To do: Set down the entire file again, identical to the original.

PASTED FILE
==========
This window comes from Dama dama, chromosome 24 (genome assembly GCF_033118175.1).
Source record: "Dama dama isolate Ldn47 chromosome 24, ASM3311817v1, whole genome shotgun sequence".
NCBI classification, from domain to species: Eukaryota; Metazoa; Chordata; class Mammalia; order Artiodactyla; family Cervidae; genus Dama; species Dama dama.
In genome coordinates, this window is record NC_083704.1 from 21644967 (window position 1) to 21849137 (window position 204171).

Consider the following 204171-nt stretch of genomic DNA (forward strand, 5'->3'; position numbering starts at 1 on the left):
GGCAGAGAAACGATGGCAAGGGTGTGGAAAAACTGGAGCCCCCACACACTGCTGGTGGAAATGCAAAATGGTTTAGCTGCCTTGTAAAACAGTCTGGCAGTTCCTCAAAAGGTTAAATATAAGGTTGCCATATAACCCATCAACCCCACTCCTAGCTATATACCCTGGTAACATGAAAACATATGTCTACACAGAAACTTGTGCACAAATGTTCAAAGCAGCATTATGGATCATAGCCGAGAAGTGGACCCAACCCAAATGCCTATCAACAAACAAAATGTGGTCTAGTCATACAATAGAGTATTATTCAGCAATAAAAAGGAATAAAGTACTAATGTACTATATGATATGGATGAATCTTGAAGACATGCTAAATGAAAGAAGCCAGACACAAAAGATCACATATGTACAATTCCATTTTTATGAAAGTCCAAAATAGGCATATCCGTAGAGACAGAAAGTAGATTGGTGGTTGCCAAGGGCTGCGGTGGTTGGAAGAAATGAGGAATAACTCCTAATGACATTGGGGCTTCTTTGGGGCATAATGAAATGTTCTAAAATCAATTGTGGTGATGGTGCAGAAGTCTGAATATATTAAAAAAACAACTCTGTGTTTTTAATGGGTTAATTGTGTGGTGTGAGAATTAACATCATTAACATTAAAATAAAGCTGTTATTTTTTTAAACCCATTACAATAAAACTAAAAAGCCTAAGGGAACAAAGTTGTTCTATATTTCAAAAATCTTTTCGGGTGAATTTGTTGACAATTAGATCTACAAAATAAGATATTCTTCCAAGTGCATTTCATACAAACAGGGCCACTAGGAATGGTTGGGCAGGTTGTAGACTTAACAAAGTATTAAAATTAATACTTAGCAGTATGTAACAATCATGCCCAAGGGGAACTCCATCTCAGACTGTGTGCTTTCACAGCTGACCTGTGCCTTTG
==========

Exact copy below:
This window comes from Dama dama, chromosome 24 (genome assembly GCF_033118175.1).
Source record: "Dama dama isolate Ldn47 chromosome 24, ASM3311817v1, whole genome shotgun sequence".
NCBI classification, from domain to species: Eukaryota; Metazoa; Chordata; class Mammalia; order Artiodactyla; family Cervidae; genus Dama; species Dama dama.
In genome coordinates, this window is record NC_083704.1 from 21644967 (window position 1) to 21849137 (window position 204171).

Consider the following 204171-nt stretch of genomic DNA (forward strand, 5'->3'; position numbering starts at 1 on the left):
GGCAGAGAAACGATGGCAAGGGTGTGGAAAAACTGGAGCCCCCACACACTGCTGGTGGAAATGCAAAATGGTTTAGCTGCCTTGTAAAACAGTCTGGCAGTTCCTCAAAAGGTTAAATATAAGGTTGCCATATAACCCATCAACCCCACTCCTAGCTATATACCCTGGTAACATGAAAACATATGTCTACACAGAAACTTGTGCACAAATGTTCAAAGCAGCATTATGGATCATAGCCGAGAAGTGGACCCAACCCAAATGCCTATCAACAAACAAAATGTGGTCTAGTCATACAATAGAGTATTATTCAGCAATAAAAAGGAATAAAGTACTAATGTACTATATGATATGGATGAATCTTGAAGACATGCTAAATGAAAGAAGCCAGACACAAAAGATCACATATGTACAATTCCATTTTTATGAAAGTCCAAAATAGGCATATCCGTAGAGACAGAAAGTAGATTGGTGGTTGCCAAGGGCTGCGGTGGTTGGAAGAAATGAGGAATAACTCCTAATGACATTGGGGCTTCTTTGGGGCATAATGAAATGTTCTAAAATCAATTGTGGTGATGGTGCAGAAGTCTGAATATATTAAAAAAACAACTCTGTGTTTTTAATGGGTTAATTGTGTGGTGTGAGAATTAACATCATTAACATTAAAATAAAGCTGTTATTTTTTTAAACCCATTACAATAAAACTAAAAAGCCTAAGGGAACAAAGTTGTTCTATATTTCAAAAATCTTTTCGGGTGAATTTGTTGACAATTAGATCTACAAAATAAGATATTCTTCCAAGTGCATTTCATACAAACAGGGCCACTAGGAATGGTTGGGCAGGTTGTAGACTTAACAAAGTATTAAAATTAATACTTAGCAGTATGTAACAATCATGCCCAAGGGGAACTCCATCTCAGACTGTGTGCTTTCACAGCTGACCTGTGCCTTTG